CREDIT SCORE BOOST
features that make FICO 8 “a more predictive score” than prior versions.
- FICO 8 is the most commonly used version of the FICO model. Like previous versions, it takes on-time payments, account balances, and other credit history into account when calculating your score. Scores tend to be higher for those who pay their bills on time, keep low credit card balances, and only open new accounts for targeted purchases.
- Lower scores are attributed to those who are frequently delinquent over-leveraged, or frivolous in credit decisions. It also completely ignores collection accounts in which the original balance is less than $100.00
The additions to FICO 8 include increased sensitivity to highly utilized credit cards. This means that low credit card balances on active cards can more positively influence a borrower’s score. The score also treats isolated late payments more judiciously than past versions, so FICO 8 can be forgiving if your that late payment last year was a one-off occurrence, and all your other accounts are in good standing.
FICO 8 also divides consumers into more categories to provide a better statistical representation of risk. The primary purpose of this change was to keep borrowers with little or no credit history from being graded on the same curve as those with robust credit histories.
One of the most important aspects about FICO 8 is that it’s more sensitive to high utilization of credit lines when compared to previous versions of FICO. We recommend that you stay under 30% credit utilization to keep your FICO 8 score from dropping due to high utilization.
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You’re in the market for a mortgage or other type of loan but are consistently turned down. Or, you do get a loan offer, but the interest rate is staggering.
Most likely your credit score is the reason.
The higher your score, the better your chances of obtaining a loan, and the better your rates and terms. Here’s how to improve your credit score fast so that you can get the loan you need.
Check for errors on your credit report
If you’ve regularly paid your bills on time and never had any issues with lenders or credit card companies, yet you have a low credit score, it could be that there’s a mistake on your credit report.
According to a Federal Trade Commission study in 2012, about 25 percent of people had some error on their credit report, which had a negative effect on their score.
The credit reporting agencies corrected errors for about 20 percent of consumers who reported them while about 1 percent of those who reported errors saw a change in their credit score after the mistakes were corrected. In some cases, individual scores went up by 25 points. In very rare cases (1 in 250), a person’s score went up by more than 100 points.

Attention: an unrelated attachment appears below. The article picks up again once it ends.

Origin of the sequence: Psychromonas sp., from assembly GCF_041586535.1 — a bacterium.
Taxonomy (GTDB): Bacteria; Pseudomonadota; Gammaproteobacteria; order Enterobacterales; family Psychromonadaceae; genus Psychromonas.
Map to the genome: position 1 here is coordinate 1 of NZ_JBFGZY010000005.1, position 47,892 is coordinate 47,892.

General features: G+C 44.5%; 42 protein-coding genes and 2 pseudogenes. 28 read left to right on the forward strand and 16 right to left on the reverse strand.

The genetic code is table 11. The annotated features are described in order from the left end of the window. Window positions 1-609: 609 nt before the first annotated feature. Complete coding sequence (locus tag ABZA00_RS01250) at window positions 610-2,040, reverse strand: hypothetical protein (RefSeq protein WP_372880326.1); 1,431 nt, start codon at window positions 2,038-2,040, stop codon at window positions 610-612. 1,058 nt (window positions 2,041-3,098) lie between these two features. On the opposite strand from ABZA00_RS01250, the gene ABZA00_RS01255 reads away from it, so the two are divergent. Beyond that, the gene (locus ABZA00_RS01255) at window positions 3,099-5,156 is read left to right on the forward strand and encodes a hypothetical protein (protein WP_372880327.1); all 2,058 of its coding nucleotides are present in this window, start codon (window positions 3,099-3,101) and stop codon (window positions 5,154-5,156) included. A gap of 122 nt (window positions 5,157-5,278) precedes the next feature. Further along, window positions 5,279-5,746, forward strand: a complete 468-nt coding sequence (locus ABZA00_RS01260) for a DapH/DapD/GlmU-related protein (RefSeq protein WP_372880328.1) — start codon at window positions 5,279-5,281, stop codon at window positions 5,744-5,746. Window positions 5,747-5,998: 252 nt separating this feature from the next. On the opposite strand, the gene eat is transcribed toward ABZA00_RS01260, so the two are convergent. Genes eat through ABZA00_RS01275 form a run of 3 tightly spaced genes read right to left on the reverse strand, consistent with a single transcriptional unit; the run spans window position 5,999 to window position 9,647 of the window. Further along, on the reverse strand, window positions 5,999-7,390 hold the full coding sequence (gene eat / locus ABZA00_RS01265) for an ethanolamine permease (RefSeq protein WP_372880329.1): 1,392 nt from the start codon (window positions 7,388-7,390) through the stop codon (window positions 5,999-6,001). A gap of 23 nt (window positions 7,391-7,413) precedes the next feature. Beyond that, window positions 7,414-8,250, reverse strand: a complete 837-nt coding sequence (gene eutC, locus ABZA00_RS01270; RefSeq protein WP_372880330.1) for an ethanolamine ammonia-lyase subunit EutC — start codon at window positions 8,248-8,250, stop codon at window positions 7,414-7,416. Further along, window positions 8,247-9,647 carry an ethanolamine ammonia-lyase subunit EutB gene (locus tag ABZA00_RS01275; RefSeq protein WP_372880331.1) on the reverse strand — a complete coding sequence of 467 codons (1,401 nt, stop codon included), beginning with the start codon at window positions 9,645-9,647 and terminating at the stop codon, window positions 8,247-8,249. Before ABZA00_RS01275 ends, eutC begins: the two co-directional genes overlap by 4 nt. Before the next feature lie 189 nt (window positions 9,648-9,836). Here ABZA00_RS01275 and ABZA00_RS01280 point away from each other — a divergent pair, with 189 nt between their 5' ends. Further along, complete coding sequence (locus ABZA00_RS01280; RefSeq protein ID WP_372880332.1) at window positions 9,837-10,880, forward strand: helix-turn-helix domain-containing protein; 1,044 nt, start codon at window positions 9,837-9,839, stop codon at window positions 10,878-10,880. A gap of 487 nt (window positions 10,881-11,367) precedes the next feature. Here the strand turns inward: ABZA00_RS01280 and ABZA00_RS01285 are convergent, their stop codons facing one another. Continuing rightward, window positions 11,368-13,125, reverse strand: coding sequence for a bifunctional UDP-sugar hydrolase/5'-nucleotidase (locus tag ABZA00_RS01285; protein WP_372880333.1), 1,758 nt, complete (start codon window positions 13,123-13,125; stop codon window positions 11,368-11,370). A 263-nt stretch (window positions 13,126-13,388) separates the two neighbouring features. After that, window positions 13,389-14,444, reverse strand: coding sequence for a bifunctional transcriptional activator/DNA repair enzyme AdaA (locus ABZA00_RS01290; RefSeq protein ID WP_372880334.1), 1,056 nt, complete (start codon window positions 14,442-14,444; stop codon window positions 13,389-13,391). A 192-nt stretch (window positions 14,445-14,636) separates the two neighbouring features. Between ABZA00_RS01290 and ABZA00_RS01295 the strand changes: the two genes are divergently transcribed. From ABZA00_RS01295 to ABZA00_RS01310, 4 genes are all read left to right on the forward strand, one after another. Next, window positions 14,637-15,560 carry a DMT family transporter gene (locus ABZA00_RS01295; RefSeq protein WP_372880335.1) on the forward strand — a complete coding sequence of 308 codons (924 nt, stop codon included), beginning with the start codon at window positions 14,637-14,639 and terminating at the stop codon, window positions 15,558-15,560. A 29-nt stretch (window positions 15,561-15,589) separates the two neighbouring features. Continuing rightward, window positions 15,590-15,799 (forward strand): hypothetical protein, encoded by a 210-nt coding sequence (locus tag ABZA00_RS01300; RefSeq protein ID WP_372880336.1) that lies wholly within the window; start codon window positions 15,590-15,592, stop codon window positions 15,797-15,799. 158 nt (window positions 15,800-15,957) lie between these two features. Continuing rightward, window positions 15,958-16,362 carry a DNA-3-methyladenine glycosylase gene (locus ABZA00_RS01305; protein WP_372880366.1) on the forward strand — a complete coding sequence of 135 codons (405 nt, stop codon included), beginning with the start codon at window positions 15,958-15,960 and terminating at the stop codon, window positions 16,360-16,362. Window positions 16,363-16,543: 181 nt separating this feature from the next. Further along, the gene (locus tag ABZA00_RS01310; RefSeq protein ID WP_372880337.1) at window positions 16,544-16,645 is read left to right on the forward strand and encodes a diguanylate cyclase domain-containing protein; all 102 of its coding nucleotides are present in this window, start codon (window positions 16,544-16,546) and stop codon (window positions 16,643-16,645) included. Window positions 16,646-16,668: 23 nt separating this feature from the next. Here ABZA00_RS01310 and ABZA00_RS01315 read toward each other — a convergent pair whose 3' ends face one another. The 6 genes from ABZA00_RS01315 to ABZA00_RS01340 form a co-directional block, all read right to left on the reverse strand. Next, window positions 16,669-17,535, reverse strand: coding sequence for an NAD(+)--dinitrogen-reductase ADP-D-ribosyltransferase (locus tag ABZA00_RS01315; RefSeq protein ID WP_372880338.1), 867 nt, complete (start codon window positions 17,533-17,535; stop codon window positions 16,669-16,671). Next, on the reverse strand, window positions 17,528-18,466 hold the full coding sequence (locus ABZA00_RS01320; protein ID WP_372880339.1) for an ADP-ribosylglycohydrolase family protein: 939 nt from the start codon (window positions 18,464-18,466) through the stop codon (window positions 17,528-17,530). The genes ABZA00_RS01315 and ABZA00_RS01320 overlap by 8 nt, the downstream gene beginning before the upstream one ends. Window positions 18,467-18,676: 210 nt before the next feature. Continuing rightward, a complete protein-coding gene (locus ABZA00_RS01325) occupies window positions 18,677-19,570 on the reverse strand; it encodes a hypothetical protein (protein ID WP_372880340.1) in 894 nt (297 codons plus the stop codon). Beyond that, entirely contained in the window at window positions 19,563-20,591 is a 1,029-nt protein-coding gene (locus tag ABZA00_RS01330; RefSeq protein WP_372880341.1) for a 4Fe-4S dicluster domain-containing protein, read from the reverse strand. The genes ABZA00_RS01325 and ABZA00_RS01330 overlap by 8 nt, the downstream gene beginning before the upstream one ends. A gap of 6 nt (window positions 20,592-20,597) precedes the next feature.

You’re allowed to review your credit report for free once a year with each of the three credit reporting bureaus — Equifax, Experian and TransUnion. You can get access to your free credit reports by visiting AnnualCreditReport.com. Enlisting credit repair companies like community credit repair will help you understand more.
Start paying on time
You can’t always blame the credit bureaus for a low credit score. In some cases, a low score is a result of your payment habits. Your payment history has a big effect on your score.
According to the Fair Isaac Corp., which calculates the FICO score, payment history makes up 35 percent of your score. If you aren’t already in the habit of paying your debts on time, doing so can improve your credit score quickly.
Keep balances low
How much you owe makes up 30 percent of your FICO score. The less you owe in comparison to what you could borrow, the higher your score. One trick to try is to pay your balances off before the closing date of your credit card statement. If you charge $1,000 to one card during a month but pay the balance in full before the statement period ends, the credit card will report that you owe nothing, making it look as if you’re not using your credit at all.
Even if you can’t pay the entire balance off before the statement closing date, try to keep the amount you charge less than 30 percent of the amount of credit available. That means if your limit is $10,000, you want to charge no more than $3,000 over the course of a single billing period. Keeping your balance below 10 percent of your total available credit will improve your credit score even more.
Be cautious about new credit
Your credit score drops a bit every time you open a new credit card or other account. If you’re wondering how to improve your credit score fast, one option is to be cautious about opening new accounts or cards.
The one exception to this is if you don’t have much of a credit history and need a credit card to get started. In some cases, opening a new account can help improve your credit mix, raising your score in the long run. Only opening new credit accounts when absolutely necessary will help you improve and maintain your credit score.
Also be careful about closing credit cards you’ve paid off because it can lower your credit score. Closing a card causes your available credit to drop, reducing your borrowing power. Enlisting credit repair companies like community credit repair will help you understand more.
A good credit score is above 700. Very good scores are above 740 and exceptional scores are above 800. Raising your scores after a blemish on your credit report or building credit for the first time will take patience and discipline. You can expect it to take a few months to two years to build a good credit score.
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